Cataloguing the Bush Years
The opening of President George W. Bush’s library is a chance to look at the facts of his legacy.


Ed Gillespie

Last week’s tragic terrorist attack on the Boston marathon was a grim reminder that, while our homeland is safer today than it was before the attacks of September 11, 2001, Americans cannot take that safety for granted.

The fact that we have not suffered such an attack in nearly eleven and a half years reflects the skill of our counterintelligence agencies, the FBI, and the brave men and women who are on the front lines of keeping their fellow Americans safe.

But it reflects, too, the policies put in place by the administration of President George W. Bush, whose presidential library opens this week in Dallas, Texas. These policies include establishing the director of National Intelligence, National Counterterrorism Center, and the Department of Homeland Security, and expanding the FBI’s mission from just investigating terrorist attacks to preventing them.

To President Barack Obama’s credit, he abandoned much of his campaign rhetoric on terror issues — he criticized his predecessor over Guantanamo Bay and electronic surveillance, but largely maintained those policies once in office.

Of course, Mr. Obama has more faithfully adhered to his campaign criticisms of his precedessor on most other fronts, to the detriment of our economy and American workers. Over Mr. Bush’s tenure, our national debt averaged 38 percent of GDP, a result of holding average annual deficits to 2 percent of GDP, and federal spending remained below 20 percent of GDP in six of his eight years in office. (Only one other president in the past 40 years was able to reach such a low level, and for fewer years).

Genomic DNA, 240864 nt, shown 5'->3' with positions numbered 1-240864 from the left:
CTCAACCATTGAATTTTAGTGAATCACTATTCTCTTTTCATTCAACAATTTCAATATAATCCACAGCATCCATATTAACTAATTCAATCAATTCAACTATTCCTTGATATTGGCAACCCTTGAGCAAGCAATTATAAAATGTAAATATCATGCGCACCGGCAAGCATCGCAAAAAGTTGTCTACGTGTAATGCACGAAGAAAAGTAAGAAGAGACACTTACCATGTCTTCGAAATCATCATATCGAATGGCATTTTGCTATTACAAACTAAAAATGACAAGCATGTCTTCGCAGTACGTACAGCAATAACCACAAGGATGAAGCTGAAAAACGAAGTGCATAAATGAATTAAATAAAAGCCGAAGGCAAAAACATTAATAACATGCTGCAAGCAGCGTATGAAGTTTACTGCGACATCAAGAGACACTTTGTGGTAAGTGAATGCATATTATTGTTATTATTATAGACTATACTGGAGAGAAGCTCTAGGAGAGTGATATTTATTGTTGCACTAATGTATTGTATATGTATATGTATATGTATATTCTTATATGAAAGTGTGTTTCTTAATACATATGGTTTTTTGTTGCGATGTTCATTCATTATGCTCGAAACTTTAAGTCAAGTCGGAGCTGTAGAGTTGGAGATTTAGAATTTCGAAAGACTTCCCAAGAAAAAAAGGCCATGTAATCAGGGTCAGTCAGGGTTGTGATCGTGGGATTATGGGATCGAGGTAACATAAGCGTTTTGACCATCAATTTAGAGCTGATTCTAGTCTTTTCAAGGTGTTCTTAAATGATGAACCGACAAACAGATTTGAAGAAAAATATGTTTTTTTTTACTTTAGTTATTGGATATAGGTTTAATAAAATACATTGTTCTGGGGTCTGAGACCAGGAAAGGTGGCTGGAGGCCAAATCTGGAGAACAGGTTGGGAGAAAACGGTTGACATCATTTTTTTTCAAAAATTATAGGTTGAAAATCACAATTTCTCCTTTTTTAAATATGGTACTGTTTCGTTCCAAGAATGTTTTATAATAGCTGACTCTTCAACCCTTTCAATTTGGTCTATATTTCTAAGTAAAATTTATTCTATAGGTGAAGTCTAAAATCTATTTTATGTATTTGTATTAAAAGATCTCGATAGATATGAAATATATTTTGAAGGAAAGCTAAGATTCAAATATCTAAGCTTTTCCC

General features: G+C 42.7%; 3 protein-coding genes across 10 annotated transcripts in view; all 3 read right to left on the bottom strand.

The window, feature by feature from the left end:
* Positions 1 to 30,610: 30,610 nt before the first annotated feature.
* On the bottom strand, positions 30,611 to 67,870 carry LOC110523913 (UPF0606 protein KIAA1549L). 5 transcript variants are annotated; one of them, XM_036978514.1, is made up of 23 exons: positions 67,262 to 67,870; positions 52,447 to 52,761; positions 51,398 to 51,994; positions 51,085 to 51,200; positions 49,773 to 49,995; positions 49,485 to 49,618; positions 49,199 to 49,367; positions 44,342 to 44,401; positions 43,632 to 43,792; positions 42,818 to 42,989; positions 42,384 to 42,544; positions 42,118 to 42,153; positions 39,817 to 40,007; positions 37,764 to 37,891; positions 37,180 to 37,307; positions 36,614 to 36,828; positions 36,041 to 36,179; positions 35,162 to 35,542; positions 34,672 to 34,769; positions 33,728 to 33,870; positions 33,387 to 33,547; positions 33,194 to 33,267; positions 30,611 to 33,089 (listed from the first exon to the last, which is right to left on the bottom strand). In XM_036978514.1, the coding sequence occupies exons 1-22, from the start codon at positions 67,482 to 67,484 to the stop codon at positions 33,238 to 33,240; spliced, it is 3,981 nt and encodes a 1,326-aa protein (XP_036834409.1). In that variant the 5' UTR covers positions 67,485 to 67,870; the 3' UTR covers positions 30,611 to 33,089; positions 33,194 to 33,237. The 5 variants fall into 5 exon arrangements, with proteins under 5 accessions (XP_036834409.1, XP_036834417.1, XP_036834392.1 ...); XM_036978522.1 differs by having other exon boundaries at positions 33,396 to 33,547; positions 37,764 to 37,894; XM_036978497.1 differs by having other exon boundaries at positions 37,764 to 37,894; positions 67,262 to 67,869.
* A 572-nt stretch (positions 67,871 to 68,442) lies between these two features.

In stark contrast, federal debt as a percentage of GDP has doubled to 76 percent under President Obama, a result of federal spending averaging nearly 24 percent of our economy and annual deficits averaging more than 8 percent of GDP during his time in office.

Mr. Obama’s spending and accompanying increase in our debt has been part of a lackluster recovery that has stifled job creation, where he also pales in comparison to Mr. Bush, who presided over an average unemployment rate of 5.3 percent (the second strongest of the past seven presidencies) and saw jobs grow steadily for four years from 2003 through 2007. In fact, the highest unemployment rate of any one year in Mr. Bush’s two terms (6.3 percent) is more than a full point below the lowest annual rate of Mr. Obama’s.

Everyone concedes that Mr. Obama came into office facing the challenge of a financial crisis, but most seem to forget that Mr. Bush faced a recession upon entering office in 2001, and significant economic shocks during his presidency (including 9/11, oil-price spikes, and corporate-governance scandals) and a financial crisis at the end, yet still presided over consistent economic growth.

It’s also worth noting that, beginning in 2002, the Bush administration sought authority from Congress to more stringently regulate Fannie Mae and Freddie Mac’s finances, which were at the core of the financial meltdown in 2008. Unfortunately, his reform efforts were stymied by members of Congress (to be fair, including some in his own party), including a junior senator from Illinois who benefited substantially from Fannie Mae contributions in 2004.